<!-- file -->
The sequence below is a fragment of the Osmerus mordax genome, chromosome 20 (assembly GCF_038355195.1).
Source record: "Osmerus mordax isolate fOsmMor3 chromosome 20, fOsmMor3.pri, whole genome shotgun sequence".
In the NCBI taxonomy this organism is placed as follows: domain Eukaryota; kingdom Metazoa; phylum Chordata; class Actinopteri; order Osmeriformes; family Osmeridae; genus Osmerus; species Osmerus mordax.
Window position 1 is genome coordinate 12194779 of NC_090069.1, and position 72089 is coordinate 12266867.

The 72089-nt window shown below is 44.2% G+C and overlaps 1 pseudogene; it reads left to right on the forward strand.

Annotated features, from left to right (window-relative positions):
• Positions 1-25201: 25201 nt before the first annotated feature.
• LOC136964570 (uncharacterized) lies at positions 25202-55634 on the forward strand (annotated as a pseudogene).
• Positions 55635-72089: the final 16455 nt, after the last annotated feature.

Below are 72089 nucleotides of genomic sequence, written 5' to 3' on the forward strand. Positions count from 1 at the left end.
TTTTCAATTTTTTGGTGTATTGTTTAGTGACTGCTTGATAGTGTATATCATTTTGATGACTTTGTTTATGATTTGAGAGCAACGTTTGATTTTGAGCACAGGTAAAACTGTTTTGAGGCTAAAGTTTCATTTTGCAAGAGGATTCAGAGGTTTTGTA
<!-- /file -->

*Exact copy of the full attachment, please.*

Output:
The sequence below is a fragment of the Osmerus mordax genome, chromosome 20 (assembly GCF_038355195.1).
Source record: "Osmerus mordax isolate fOsmMor3 chromosome 20, fOsmMor3.pri, whole genome shotgun sequence".
In the NCBI taxonomy this organism is placed as follows: domain Eukaryota; kingdom Metazoa; phylum Chordata; class Actinopteri; order Osmeriformes; family Osmeridae; genus Osmerus; species Osmerus mordax.
Window position 1 is genome coordinate 12194779 of NC_090069.1, and position 72089 is coordinate 12266867.

The 72089-nt window shown below is 44.2% G+C and overlaps 1 pseudogene; it reads left to right on the forward strand.

Annotated features, from left to right (window-relative positions):
• Positions 1-25201: 25201 nt before the first annotated feature.
• LOC136964570 (uncharacterized) lies at positions 25202-55634 on the forward strand (annotated as a pseudogene).
• Positions 55635-72089: the final 16455 nt, after the last annotated feature.

Below are 72089 nucleotides of genomic sequence, written 5' to 3' on the forward strand. Positions count from 1 at the left end.
TTTTCAATTTTTTGGTGTATTGTTTAGTGACTGCTTGATAGTGTATATCATTTTGATGACTTTGTTTATGATTTGAGAGCAACGTTTGATTTTGAGCACAGGTAAAACTGTTTTGAGGCTAAAGTTTCATTTTGCAAGAGGATTCAGAGGTTTTGTA